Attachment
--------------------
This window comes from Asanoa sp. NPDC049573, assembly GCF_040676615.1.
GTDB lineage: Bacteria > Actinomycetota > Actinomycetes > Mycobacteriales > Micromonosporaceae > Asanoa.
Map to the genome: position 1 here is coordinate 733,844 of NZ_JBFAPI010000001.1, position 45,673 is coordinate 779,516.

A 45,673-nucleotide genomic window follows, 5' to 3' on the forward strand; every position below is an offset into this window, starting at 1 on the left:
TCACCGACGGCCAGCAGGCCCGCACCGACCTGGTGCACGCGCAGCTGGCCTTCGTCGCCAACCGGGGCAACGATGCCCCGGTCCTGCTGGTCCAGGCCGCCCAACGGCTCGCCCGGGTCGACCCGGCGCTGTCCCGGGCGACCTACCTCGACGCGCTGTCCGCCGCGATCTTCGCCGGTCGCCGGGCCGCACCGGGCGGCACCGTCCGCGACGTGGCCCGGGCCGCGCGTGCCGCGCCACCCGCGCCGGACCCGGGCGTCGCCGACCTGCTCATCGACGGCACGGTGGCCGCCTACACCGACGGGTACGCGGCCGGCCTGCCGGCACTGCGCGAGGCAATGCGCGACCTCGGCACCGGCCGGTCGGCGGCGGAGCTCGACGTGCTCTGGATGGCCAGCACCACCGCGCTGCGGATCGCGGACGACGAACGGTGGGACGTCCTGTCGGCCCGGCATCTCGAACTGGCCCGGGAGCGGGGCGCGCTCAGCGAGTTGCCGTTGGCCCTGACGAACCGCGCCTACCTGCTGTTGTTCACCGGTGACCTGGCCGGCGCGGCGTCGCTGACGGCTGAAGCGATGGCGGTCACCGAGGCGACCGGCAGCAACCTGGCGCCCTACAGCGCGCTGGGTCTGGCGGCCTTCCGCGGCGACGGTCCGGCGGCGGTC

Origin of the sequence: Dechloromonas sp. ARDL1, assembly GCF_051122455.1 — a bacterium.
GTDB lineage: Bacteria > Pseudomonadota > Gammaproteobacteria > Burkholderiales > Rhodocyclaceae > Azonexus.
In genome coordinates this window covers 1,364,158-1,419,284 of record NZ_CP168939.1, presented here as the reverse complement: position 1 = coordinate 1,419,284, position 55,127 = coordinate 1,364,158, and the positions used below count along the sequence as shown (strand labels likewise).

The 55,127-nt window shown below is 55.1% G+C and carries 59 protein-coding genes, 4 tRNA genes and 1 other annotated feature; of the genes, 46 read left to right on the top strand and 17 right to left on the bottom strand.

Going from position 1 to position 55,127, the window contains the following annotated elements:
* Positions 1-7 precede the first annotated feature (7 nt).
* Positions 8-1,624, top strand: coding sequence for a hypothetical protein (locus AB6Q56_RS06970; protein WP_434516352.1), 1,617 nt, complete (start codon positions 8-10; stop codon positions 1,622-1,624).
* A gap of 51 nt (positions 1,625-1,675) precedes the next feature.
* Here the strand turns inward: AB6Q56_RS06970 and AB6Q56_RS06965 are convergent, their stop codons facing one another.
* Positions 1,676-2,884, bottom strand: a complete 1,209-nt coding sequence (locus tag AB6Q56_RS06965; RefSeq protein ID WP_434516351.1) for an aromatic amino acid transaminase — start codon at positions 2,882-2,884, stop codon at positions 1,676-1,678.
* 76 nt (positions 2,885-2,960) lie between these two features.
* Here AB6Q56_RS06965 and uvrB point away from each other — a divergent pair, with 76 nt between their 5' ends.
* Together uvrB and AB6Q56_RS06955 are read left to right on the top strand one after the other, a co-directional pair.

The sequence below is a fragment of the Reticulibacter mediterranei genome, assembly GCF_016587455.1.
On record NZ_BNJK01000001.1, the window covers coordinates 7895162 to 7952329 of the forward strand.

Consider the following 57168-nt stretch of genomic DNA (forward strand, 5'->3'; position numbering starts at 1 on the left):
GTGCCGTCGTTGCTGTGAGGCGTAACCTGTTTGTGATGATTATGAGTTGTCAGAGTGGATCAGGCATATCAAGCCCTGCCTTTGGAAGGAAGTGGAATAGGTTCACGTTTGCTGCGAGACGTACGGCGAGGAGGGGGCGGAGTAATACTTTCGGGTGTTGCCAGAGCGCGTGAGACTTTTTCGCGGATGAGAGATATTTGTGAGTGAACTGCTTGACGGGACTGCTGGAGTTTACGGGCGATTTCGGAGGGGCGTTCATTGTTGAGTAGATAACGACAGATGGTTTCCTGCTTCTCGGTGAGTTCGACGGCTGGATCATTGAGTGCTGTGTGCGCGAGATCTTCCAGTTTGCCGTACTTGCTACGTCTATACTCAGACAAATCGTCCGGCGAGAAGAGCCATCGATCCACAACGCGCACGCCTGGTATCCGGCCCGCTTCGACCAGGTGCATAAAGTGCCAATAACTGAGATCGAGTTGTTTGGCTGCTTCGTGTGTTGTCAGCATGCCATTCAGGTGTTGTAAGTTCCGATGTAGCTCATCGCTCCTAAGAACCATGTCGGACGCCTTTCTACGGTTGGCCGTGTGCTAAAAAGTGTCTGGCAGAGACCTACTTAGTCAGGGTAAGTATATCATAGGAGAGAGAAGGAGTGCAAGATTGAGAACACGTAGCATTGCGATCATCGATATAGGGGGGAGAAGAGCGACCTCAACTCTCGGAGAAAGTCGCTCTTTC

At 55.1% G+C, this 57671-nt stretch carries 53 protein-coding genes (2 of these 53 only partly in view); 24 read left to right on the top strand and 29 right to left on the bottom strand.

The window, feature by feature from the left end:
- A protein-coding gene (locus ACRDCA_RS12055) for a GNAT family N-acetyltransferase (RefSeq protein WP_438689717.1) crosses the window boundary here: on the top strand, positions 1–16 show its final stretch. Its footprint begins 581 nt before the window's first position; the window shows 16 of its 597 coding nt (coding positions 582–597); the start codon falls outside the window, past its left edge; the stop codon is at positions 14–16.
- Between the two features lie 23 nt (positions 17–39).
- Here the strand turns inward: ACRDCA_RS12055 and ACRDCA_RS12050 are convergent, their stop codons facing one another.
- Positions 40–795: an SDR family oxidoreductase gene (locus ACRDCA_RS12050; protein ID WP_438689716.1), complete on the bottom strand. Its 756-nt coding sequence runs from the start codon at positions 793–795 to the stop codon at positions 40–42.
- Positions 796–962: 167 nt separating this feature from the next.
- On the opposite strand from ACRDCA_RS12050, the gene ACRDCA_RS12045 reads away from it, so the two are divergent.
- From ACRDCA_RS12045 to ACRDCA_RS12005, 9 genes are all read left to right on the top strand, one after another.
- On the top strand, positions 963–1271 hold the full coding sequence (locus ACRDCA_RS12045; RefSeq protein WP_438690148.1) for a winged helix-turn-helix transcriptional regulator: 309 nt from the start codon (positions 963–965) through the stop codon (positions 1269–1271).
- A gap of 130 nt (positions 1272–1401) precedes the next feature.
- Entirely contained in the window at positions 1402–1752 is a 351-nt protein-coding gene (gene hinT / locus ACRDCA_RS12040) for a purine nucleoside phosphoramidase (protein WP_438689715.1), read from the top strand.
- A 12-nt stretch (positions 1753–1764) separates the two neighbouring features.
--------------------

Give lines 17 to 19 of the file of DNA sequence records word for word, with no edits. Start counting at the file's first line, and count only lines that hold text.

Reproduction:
* Here AB6Q56_RS06965 and uvrB point away from each other — a divergent pair, with 76 nt between their 5' ends.
* Together uvrB and AB6Q56_RS06955 are read left to right on the top strand one after the other, a co-directional pair.

The sequence below is a fragment of the Reticulibacter mediterranei genome, assembly GCF_016587455.1.